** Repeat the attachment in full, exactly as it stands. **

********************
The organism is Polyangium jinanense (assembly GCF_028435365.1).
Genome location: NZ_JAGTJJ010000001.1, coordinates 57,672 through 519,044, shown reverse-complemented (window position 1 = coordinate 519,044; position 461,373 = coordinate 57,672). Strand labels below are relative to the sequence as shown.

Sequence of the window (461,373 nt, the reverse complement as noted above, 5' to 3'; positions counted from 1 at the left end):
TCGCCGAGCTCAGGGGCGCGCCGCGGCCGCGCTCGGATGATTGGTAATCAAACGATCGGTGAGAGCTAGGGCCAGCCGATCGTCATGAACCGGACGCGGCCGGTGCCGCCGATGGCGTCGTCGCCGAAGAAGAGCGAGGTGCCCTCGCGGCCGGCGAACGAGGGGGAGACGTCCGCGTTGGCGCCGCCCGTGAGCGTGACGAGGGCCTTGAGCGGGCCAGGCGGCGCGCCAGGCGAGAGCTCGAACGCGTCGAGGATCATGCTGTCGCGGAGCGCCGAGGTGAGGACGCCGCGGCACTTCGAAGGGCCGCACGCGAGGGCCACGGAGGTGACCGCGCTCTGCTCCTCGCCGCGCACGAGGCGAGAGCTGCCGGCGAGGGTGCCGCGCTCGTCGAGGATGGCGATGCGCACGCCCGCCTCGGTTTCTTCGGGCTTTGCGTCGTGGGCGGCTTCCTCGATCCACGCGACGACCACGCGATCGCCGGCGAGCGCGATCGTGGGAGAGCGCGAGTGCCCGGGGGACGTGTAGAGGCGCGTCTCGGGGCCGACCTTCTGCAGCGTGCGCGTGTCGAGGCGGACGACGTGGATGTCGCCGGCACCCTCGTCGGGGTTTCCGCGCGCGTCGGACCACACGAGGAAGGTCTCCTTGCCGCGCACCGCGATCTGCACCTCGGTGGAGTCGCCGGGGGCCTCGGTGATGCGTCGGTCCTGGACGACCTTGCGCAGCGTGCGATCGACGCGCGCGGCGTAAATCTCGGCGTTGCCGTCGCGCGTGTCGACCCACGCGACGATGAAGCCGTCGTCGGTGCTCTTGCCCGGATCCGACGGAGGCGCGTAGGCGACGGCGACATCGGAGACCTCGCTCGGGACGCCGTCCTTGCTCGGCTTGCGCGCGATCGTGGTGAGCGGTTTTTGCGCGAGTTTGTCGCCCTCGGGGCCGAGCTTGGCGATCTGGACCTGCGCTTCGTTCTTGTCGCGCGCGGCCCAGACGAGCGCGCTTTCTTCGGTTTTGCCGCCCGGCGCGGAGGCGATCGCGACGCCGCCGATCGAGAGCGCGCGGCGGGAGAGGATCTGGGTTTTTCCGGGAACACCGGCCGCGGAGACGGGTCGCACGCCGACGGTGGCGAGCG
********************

The organism is Polyangium jinanense (assembly GCF_028435365.1).
Genome location: NZ_JAGTJJ010000001.1, coordinates 57,672 through 519,044, shown reverse-complemented (window position 1 = coordinate 519,044; position 461,373 = coordinate 57,672). Strand labels below are relative to the sequence as shown.

Sequence of the window (461,373 nt, the reverse complement as noted above, 5' to 3'; positions counted from 1 at the left end):
TCGCCGAGCTCAGGGGCGCGCCGCGGCCGCGCTCGGATGATTGGTAATCAAACGATCGGTGAGAGCTAGGGCCAGCCGATCGTCATGAACCGGACGCGGCCGGTGCCGCCGATGGCGTCGTCGCCGAAGAAGAGCGAGGTGCCCTCGCGGCCGGCGAACGAGGGGGAGACGTCCGCGTTGGCGCCGCCCGTGAGCGTGACGAGGGCCTTGAGCGGGCCAGGCGGCGCGCCAGGCGAGAGCTCGAACGCGTCGAGGATCATGCTGTCGCGGAGCGCCGAGGTGAGGACGCCGCGGCACTTCGAAGGGCCGCACGCGAGGGCCACGGAGGTGACCGCGCTCTGCTCCTCGCCGCGCACGAGGCGAGAGCTGCCGGCGAGGGTGCCGCGCTCGTCGAGGATGGCGATGCGCACGCCCGCCTCGGTTTCTTCGGGCTTTGCGTCGTGGGCGGCTTCCTCGATCCACGCGACGACCACGCGATCGCCGGCGAGCGCGATCGTGGGAGAGCGCGAGTGCCCGGGGGACGTGTAGAGGCGCGTCTCGGGGCCGACCTTCTGCAGCGTGCGCGTGTCGAGGCGGACGACGTGGATGTCGCCGGCACCCTCGTCGGGGTTTCCGCGCGCGTCGGACCACACGAGGAAGGTCTCCTTGCCGCGCACCGCGATCTGCACCTCGGTGGAGTCGCCGGGGGCCTCGGTGATGCGTCGGTCCTGGACGACCTTGCGCAGCGTGCGATCGACGCGCGCGGCGTAAATCTCGGCGTTGCCGTCGCGCGTGTCGACCCACGCGACGATGAAGCCGTCGTCGGTGCTCTTGCCCGGATCCGACGGAGGCGCGTAGGCGACGGCGACATCGGAGACCTCGCTCGGGACGCCGTCCTTGCTCGGCTTGCGCGCGATCGTGGTGAGCGGTTTTTGCGCGAGTTTGTCGCCCTCGGGGCCGAGCTTGGCGATCTGGACCTGCGCTTCGTTCTTGTCGCGCGCGGCCCAGACGAGCGCGCTTTCTTCGGTTTTGCCGCCCGGCGCGGAGGCGATCGCGACGCCGCCGATCGAGAGCGCGCGGCGGGAGAGGATCTGGGTTTTTCCGGGAACACCGGCCGCGGAGACGGGTCGCACGCCGACGGTGGCGAGCG